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There is such precedent for great, even controversial, outdoor art in Seattle—Michael Heizer's Adjacent, Against, Upon (1977) in Myrtle Edwards Park, Robert Morris's blackened human-height tree stumps (1979) near the airport—that the general conservatism of the art in the park seems like a step backward. Here's what's missing: the absurd, the messy, the political, the profane, the feisty, the transgressive, the futile, the digital, the abject, the neurotic, and the mark of the artist's hand. In short: the contemporary. Consider the sculptors highlighted just this fall around Seattle: Erwin Wurm's one-minute sculptures performed for the camera, at the Frye Art Museum; Susie Lee's videos "touching" physically sculpted surfaces at Lawrimore Project; Lead Pencil Studio's temporary and transparent Maryhill Double tethered on an empty bluff across from the Maryhill Museum; Dan Webb's Little Cuts at Howard House, where the final object is not a wooden bust, but wood shavings, deposited in a Plexiglas urn, produced by the creation and destruction of the bust.

Granted, outdoor sculpture is not a major category in contemporary art, and the most beloved sculpture gardens—the Wanås Foundation in Sweden, for instance, which opened in 1987 and changes its art every two years—emphasize ephemeral exhibitions instead of permanent installations. (The newest American park is at the Indianapolis Museum of Art. Set to open in 2009, the IMA will devote 100 acres to projects by contemporary artists.)

But where some of the modernist-era works in the sculpture park were daring for their time, the same can't really be said for the new pieces. It's not because the park is not equipped—for example, the park has a sophisticated underground power and teledata system, and Corrin originally intended to show video, but couldn't find money to do it—but because this opening is about the Shirleys and the Wrights, and they don't specialize in contemporary. Roy McMakin's furniture tableau with benches and a tree that spell out "Love & Loss" is amusing, and the red-neon spinning ampersand is a sly reference to waterfront chain restaurants, but the work is a snooze compared to what McMakin originally proposed: a "cell site"—a cell-phone tower, basically—available for rent to corporations whose revenue would go to fund a performance-art space. The events would be advertised in posters on the base. That would have had the capacity to subvert crusty notions of nature, sculpture, and corporate sponsorship. It was rejected by the museum.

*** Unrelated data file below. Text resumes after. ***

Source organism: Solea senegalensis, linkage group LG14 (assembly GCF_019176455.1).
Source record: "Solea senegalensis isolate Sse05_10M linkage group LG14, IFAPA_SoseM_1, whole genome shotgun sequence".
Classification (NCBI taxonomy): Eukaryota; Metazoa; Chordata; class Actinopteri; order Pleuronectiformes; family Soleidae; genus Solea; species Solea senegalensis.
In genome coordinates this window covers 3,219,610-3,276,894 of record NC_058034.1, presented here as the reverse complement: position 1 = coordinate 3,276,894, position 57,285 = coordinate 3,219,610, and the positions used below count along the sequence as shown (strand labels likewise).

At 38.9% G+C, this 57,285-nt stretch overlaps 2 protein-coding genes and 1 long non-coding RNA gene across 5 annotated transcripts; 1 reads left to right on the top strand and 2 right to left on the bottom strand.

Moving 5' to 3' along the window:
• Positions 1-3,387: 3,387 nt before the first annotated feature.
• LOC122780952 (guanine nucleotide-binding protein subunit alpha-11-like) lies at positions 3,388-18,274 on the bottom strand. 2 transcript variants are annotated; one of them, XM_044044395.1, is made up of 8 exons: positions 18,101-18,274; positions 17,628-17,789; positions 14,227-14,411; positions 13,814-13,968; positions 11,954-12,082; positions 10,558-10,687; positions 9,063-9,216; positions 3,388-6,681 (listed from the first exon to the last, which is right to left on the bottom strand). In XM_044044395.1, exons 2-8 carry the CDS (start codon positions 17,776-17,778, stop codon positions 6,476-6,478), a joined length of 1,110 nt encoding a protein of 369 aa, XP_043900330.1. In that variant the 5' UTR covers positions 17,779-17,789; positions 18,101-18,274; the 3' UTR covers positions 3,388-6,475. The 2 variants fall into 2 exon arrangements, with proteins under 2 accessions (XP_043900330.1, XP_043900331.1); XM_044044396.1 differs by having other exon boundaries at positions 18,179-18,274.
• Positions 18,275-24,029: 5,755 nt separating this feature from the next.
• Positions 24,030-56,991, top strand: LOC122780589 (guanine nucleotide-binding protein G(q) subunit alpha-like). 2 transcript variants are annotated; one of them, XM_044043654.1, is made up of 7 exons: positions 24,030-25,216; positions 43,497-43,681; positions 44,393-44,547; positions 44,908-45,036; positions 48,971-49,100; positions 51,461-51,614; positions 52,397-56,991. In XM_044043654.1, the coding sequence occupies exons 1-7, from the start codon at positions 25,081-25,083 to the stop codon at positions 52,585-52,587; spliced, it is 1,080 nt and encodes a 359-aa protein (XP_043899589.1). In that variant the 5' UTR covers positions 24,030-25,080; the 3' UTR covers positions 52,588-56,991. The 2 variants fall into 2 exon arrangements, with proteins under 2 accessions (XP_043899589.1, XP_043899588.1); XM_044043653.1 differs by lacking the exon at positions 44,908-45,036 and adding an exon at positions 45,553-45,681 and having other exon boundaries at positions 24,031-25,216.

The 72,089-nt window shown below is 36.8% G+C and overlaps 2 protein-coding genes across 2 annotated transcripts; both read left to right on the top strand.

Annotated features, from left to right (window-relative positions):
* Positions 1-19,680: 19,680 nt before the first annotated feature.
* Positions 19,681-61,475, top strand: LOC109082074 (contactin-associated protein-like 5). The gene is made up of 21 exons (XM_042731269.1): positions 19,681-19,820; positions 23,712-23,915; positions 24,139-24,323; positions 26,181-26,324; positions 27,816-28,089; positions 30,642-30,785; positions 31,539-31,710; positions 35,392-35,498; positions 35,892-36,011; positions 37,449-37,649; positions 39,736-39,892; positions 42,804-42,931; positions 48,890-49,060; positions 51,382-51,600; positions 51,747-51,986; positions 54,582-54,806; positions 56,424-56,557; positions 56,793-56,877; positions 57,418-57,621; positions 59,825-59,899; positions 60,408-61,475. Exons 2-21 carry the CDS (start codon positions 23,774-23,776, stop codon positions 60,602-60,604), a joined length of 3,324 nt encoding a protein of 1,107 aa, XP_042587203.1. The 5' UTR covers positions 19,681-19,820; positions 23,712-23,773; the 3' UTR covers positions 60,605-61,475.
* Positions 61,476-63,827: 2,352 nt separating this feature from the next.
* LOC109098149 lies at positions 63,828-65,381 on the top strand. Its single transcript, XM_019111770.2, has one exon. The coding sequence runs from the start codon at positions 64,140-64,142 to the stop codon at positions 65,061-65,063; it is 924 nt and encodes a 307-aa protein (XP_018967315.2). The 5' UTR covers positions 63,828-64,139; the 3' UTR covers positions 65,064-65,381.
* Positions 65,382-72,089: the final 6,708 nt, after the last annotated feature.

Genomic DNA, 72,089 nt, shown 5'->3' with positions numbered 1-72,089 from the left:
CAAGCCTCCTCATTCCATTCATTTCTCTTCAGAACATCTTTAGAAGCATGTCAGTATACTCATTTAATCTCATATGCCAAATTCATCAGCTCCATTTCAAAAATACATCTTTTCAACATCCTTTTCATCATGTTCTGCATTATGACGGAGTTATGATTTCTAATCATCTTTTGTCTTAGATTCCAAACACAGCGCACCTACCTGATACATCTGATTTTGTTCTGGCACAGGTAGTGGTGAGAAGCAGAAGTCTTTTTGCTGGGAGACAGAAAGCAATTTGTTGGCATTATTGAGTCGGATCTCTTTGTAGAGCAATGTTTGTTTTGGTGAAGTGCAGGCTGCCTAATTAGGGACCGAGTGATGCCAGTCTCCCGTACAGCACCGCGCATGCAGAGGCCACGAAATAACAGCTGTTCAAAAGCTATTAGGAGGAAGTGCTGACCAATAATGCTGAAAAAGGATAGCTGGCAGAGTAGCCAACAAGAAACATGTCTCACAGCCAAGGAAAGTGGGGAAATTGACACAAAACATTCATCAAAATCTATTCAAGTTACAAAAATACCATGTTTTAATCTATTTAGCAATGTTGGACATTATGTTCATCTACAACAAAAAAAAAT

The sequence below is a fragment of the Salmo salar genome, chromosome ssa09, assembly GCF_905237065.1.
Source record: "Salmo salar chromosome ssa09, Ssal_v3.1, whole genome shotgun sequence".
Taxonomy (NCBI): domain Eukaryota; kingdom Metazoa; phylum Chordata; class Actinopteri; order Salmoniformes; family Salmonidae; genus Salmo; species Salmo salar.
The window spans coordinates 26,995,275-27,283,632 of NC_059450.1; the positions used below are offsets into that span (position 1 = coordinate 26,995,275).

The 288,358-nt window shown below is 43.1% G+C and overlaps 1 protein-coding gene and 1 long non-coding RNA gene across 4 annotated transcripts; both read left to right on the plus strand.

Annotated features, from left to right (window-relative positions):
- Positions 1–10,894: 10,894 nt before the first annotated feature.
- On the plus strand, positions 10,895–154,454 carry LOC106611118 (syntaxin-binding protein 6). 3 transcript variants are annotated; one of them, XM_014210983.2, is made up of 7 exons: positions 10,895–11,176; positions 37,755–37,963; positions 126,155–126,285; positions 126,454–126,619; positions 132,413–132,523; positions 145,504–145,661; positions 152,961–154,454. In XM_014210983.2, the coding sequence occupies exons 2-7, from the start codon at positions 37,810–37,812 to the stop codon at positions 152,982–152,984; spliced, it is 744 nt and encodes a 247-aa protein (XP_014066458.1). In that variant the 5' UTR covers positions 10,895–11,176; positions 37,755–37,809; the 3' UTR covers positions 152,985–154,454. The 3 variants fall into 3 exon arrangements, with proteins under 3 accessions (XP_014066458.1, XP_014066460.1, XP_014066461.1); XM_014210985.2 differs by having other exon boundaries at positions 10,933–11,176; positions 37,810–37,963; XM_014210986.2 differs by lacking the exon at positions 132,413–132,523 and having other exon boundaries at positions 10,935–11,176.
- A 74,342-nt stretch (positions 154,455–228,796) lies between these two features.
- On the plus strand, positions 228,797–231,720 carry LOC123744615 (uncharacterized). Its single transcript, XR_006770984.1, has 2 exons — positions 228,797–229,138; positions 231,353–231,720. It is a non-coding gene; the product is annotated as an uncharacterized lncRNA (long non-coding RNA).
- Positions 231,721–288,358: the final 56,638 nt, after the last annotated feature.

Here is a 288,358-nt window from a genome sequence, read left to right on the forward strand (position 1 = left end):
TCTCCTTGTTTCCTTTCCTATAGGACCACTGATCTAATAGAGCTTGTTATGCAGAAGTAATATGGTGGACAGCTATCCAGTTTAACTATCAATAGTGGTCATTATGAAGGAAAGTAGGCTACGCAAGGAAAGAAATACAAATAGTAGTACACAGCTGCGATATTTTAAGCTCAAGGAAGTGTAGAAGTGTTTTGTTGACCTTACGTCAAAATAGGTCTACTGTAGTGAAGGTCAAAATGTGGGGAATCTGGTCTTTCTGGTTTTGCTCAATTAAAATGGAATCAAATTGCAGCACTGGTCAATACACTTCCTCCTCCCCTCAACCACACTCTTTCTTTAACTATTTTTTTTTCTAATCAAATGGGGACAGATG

Instead, there's the perky (Teresita Fernandez's Seattle Cloud Cover is the pretty glass wall on the bridge over the train tracks, imprinted with a panorama of Miami sky photographs) and the obvious (Roxy Paine's Split, the gleaming 50-foot stainless-steel tree, similar to the one made in 2002 to stand in Central Park). Split is an especially heavy-handed and tedious piece of stagecraft, standing out in the middle of a meadow, unlike, for instance, Terry Allen's Trees at the University of California San Diego (1986): real eucalyptus trees encased in skins of lead and disguised among the other trees. Most ambitious of the Olympic Sculpture Park's contemporary commissions are Mark Dion's Neukom Vivarium (named after donors the Neukoms) and Glenn Rudolph's photographs of the park's dilapidated site and its down-on-their-luck inhabitants from the 1980s until it began to look like a park last year. Both honor the destructive quality of time's passage. Rudolph's images implicitly question the upper-class vibe of the finished park, and propose the old view as its own sculpture to be considered. Dion's nurse log lying on its side in a greenhouse resembles a reclining nude, as Corrin has said, but it also looks like a patient hooked up to life support, its watering tubes and temperature-control valves visible, the way they are above Buster Simpson's 1991 nurse-log installation in Portland. Field guides and magnifying glasses for schoolchildren—the whole pedagogical overlay—leech from the poetic potential of the piece. When asked about the fate of small trees that will grow out of the rotting log, Dion said, "This is a garden; it will be pruned." So we shouldn't expect to see a tree jutting out of the greenhouse someday? "That could be really cool, and maybe it will make sense to do that." Asked again about his general intentions, he said, "The piece is done today. We need to be true to the piece, and being true to the piece is seeing what happens." Which is it? Not answering the question is cheating, and it takes away from the work.

But a piece that raises these questions—about life and death and permanence in art and sculpture—is the right sort of piece for this park. The grand opening is on Saturday, January 20, and the donors will have their day. The city will be drunk with pride. It will feel like a culmination, and if the museum's own rhetoric is any indication, it will probably feel stiff and grand. But this place was made to fidget, and the influx of Seattle when the construction fences come down will agitate it, expand its field, hook up its circulation system once and for all.

jgraves@thestranger.com